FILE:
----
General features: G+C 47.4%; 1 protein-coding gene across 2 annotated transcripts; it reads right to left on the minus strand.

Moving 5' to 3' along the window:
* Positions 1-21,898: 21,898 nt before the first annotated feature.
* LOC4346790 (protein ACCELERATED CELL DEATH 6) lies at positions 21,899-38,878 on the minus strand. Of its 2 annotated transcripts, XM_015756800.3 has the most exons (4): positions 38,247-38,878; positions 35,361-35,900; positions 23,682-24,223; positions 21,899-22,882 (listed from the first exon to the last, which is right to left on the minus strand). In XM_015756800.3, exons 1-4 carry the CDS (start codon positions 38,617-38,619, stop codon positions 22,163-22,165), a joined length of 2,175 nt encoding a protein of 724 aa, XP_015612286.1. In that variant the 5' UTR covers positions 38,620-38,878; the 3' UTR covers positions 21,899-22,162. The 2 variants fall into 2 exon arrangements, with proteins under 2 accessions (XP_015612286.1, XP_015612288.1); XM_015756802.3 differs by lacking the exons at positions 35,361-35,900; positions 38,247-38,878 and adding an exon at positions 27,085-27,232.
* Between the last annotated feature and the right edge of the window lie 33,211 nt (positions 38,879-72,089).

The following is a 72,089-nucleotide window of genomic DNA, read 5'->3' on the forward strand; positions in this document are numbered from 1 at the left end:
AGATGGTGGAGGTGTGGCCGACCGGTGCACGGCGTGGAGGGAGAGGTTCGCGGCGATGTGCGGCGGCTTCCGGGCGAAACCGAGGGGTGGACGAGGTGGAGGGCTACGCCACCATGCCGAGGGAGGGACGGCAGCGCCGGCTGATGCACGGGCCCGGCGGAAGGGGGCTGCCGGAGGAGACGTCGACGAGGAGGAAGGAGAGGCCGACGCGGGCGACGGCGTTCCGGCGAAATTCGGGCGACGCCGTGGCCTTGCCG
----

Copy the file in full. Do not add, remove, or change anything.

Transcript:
General features: G+C 47.4%; 1 protein-coding gene across 2 annotated transcripts; it reads right to left on the minus strand.

Moving 5' to 3' along the window:
* Positions 1-21,898: 21,898 nt before the first annotated feature.
* LOC4346790 (protein ACCELERATED CELL DEATH 6) lies at positions 21,899-38,878 on the minus strand. Of its 2 annotated transcripts, XM_015756800.3 has the most exons (4): positions 38,247-38,878; positions 35,361-35,900; positions 23,682-24,223; positions 21,899-22,882 (listed from the first exon to the last, which is right to left on the minus strand). In XM_015756800.3, exons 1-4 carry the CDS (start codon positions 38,617-38,619, stop codon positions 22,163-22,165), a joined length of 2,175 nt encoding a protein of 724 aa, XP_015612286.1. In that variant the 5' UTR covers positions 38,620-38,878; the 3' UTR covers positions 21,899-22,162. The 2 variants fall into 2 exon arrangements, with proteins under 2 accessions (XP_015612286.1, XP_015612288.1); XM_015756802.3 differs by lacking the exons at positions 35,361-35,900; positions 38,247-38,878 and adding an exon at positions 27,085-27,232.
* Between the last annotated feature and the right edge of the window lie 33,211 nt (positions 38,879-72,089).

The following is a 72,089-nucleotide window of genomic DNA, read 5'->3' on the forward strand; positions in this document are numbered from 1 at the left end:
AGATGGTGGAGGTGTGGCCGACCGGTGCACGGCGTGGAGGGAGAGGTTCGCGGCGATGTGCGGCGGCTTCCGGGCGAAACCGAGGGGTGGACGAGGTGGAGGGCTACGCCACCATGCCGAGGGAGGGACGGCAGCGCCGGCTGATGCACGGGCCCGGCGGAAGGGGGCTGCCGGAGGAGACGTCGACGAGGAGGAAGGAGAGGCCGACGCGGGCGACGGCGTTCCGGCGAAATTCGGGCGACGCCGTGGCCTTGCCG